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On the benefits of teen-girl rebellion

Banner: Anh Noel

The 2010s were a dystopian golden age. Following the success of The Hunger Games and Divergent series, many authors were quick to jump on the bandwagon – to the point of oversaturation. People were quick to critique the low-hanging fruit; it just wasn’t realistic to have teen girls as the face of anti-totalitarian uprisings.

But, I disagree. The teen girl dystopian protagonist archetype is not only realistic; but has positive real-world consequences.

Looking at The Hunger Games, due to its cultural impacts, I’d like to prove that the critics and misogynists were wrong.

These fictional female protagonists are the best representation of contemporary female activists who are in adolescence. At 15 Greta Thunberg started the ‘School strikes for Climate’ movement. In 2019, at the U.N climate summit she called out the world leaders’ for their negligence towards climate change, which has robbed her of a childhood. Malala Yousafzai was also an unwilling female teen activist.  Although she continues to fight for women’s education rights, she never chose to become the face of this movement at 15. For teen girls wanting to make smaller scale changes, dystopian protagonists mirror the boldness seen in the real world.

Dystopian texts amplify real world issues to a fantastical level. They can be a vehicle in helping teen girls understand politics. Since the beginning of civilization, young women have been excluded from the political sphere. This rejection is exacerbated for teen girls, who are often dismissed as being too naïve to engage in the conversation. The inclusion of teen protagonists actively engaging in politics is so important, as it gives young girls a platform to see someone like them navigate politics. Girls are most likely to drop sports activities during their teens. The sporty and active nature of the teen girl dystopian protagonist somewhat counteracts a facet of gender inequality and could lead to a greater focus on physical and mental health.

Following the first Hunger Games movie there was a spike in archery participation in the U.S. due to Katniss’ iconic bow and arrow. The Archery Trade Association reported that participation in the sport increased by 14% between 2012 and 2014, which correlates with the trilogies release. A survey of U.S. archery members found 48.5% of women U18 citing Katniss Everdeen as the influencing figure that led to them taking up archery.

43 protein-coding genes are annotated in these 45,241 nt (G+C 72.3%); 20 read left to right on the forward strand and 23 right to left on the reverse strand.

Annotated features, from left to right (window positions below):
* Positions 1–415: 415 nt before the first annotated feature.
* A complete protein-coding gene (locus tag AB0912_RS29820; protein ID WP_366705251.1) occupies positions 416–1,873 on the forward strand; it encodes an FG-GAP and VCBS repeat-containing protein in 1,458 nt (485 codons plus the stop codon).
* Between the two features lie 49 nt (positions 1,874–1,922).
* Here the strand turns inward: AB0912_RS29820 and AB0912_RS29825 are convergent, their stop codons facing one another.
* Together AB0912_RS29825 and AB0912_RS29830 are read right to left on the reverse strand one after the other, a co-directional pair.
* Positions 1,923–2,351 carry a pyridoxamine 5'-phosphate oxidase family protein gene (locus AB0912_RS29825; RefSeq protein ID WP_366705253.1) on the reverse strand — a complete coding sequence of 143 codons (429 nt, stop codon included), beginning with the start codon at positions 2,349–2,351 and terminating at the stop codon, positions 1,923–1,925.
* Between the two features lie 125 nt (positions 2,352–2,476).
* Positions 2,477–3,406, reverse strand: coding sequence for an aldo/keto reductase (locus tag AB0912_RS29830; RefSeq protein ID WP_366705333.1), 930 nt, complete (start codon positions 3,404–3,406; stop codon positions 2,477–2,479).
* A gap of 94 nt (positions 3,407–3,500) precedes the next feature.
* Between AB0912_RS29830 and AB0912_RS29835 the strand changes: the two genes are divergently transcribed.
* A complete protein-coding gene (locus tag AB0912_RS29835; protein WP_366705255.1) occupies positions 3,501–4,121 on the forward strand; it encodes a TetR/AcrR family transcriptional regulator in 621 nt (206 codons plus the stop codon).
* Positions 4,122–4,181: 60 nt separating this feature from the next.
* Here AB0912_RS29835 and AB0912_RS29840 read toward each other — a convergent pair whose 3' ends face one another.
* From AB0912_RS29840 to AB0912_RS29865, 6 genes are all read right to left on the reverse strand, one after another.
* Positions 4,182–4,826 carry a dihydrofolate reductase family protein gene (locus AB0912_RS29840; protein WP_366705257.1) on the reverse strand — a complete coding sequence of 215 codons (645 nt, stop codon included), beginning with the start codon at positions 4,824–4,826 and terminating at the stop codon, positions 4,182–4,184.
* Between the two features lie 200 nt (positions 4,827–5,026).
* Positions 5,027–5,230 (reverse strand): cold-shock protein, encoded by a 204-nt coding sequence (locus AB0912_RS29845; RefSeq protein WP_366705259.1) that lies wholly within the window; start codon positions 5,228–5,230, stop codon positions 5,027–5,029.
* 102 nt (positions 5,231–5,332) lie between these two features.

With the target demographic being young girls, they too grow up with the characters as each installment of the series is published. These books generally show the teens growing into adulthood, one way or another. Katniss Everdeen is 16 at the beginning of the series and 18 by the final installment. In the epilogue she is 33 and this is arguably the most important part of the series. It shows that even though she survived being hunted, leading a revolution and losing family all while being a teenager, she still had to deal with the resulting trauma. It shows that even if you overcome all the challenges in your life, you have to address the scars that they leave. These stories reassure young girls that they are not alone in the fears and anxieties they experience as they grow up.

Katniss’ struggles throughout The Hunger Games trilogy encompass heightened versions of the struggles associated with moving into adulthood. Katniss is highly protective of her sister Prim and continues to enter the games in order to help look after her family. Although the exact scenario isn’t a common experience, teen girls do begin shouldering more family responsibilities as they grow up, and as a result often have to make sacrifices.

Fiction has always been a powerful tool to inspire mass audiences. These strong female characters have resonated with young girls, and allowed them to take a piece of them into the real world. No matter how ‘oversaturated’ the genre becomes, strong female protagonists will always be necessary to inspire the next generation. 

Editor: Rahemma Azwar